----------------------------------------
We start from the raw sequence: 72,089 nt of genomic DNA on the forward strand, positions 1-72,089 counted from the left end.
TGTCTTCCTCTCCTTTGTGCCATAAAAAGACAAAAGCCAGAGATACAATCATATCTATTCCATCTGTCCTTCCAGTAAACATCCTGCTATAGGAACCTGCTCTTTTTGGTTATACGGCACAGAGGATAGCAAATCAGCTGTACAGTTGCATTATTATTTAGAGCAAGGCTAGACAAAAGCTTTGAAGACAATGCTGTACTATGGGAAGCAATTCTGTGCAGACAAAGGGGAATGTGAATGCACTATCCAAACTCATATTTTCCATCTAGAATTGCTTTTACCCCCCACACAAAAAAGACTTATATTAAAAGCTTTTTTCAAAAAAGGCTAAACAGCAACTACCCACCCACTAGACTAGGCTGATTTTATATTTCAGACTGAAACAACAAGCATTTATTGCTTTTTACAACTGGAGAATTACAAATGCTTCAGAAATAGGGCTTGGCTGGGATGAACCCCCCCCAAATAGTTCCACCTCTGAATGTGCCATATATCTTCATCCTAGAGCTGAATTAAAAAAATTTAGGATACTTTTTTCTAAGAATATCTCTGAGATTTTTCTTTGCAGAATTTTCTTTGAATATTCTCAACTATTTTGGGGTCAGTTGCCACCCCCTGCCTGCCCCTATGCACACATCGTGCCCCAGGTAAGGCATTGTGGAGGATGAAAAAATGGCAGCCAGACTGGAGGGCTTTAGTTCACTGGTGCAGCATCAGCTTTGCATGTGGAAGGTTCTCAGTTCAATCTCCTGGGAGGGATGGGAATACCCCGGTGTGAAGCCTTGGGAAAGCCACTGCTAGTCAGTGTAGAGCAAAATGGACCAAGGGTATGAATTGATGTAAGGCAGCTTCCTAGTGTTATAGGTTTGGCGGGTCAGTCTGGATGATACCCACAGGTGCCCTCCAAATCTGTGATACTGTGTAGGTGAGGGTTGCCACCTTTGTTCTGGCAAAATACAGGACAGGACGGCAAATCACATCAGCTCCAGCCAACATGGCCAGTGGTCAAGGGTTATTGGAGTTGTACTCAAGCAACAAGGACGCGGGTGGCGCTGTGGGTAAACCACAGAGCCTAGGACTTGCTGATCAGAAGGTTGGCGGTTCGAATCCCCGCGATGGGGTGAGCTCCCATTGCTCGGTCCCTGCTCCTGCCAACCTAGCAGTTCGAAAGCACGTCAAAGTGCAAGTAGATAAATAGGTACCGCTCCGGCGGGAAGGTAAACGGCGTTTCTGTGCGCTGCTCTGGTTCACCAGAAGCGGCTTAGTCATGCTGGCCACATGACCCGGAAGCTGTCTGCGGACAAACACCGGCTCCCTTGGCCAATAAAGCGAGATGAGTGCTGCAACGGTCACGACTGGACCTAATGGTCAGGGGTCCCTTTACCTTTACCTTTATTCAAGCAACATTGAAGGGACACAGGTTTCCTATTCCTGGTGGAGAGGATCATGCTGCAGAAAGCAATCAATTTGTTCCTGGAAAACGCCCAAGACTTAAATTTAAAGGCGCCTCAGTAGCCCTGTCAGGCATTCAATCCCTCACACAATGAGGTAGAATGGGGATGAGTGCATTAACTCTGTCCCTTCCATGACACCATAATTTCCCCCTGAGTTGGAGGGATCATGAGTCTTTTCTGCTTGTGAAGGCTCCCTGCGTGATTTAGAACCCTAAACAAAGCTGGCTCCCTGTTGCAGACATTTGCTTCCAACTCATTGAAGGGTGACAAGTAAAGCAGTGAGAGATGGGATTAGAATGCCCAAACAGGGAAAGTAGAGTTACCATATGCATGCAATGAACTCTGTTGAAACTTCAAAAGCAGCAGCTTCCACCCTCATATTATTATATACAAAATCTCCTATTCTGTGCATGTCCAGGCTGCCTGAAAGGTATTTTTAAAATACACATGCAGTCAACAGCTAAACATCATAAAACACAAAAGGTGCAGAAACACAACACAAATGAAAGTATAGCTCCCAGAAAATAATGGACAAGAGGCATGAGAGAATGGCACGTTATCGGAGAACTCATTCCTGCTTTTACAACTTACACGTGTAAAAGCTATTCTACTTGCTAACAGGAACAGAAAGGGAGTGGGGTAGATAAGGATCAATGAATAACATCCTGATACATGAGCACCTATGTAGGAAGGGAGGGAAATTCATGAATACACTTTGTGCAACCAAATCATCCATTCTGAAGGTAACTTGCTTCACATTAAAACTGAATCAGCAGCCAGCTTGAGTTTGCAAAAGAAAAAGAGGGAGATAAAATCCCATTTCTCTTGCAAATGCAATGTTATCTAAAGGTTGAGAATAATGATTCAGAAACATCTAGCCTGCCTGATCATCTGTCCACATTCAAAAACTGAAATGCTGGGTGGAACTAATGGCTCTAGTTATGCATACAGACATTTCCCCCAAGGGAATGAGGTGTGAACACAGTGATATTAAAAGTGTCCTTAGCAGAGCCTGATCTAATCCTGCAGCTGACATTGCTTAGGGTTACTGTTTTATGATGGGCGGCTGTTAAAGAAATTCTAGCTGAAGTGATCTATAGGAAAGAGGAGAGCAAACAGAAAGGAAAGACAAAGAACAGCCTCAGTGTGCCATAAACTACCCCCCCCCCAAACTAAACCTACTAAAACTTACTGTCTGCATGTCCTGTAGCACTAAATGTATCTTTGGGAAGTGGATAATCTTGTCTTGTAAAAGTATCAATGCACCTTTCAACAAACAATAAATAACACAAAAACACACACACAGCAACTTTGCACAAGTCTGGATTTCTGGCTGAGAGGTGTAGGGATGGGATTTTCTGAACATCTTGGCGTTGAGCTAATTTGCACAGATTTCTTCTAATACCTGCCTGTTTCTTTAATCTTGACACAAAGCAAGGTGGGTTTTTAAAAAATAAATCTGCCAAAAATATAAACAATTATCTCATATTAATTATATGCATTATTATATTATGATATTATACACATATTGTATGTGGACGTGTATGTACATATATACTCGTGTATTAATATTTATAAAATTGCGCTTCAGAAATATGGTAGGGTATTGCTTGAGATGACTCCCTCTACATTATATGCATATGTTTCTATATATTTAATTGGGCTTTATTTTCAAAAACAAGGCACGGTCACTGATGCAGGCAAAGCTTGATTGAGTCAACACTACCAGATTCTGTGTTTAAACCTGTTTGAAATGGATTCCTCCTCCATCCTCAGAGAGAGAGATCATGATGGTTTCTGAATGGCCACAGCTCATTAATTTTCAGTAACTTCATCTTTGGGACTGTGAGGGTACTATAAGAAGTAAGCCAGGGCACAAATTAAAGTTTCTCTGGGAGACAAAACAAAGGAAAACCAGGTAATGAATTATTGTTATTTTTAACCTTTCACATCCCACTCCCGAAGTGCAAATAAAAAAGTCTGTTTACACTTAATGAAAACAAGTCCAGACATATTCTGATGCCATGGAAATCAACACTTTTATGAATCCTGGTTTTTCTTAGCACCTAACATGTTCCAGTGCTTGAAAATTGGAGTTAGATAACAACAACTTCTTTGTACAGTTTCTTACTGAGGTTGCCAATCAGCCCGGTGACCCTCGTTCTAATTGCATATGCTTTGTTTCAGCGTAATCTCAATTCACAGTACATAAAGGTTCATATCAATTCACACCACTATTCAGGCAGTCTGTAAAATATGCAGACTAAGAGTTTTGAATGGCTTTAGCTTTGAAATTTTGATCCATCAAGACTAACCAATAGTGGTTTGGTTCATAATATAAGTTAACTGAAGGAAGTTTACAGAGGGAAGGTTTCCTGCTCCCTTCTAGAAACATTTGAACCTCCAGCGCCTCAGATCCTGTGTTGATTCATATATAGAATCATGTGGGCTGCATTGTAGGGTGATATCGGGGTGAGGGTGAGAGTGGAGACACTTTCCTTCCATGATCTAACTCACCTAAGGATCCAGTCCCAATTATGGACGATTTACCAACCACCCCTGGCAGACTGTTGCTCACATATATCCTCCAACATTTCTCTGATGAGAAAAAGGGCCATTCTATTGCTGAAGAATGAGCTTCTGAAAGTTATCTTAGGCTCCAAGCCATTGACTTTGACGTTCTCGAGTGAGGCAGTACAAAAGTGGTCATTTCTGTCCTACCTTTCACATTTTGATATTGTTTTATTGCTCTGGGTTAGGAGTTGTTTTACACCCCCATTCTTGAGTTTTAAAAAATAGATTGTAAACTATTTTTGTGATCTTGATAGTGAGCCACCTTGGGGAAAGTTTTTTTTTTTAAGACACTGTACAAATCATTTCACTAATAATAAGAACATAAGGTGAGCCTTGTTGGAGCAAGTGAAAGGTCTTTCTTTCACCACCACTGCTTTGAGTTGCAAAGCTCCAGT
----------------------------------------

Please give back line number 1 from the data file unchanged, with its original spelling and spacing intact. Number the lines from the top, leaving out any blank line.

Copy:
We start from the raw sequence: 72,089 nt of genomic DNA on the forward strand, positions 1-72,089 counted from the left end.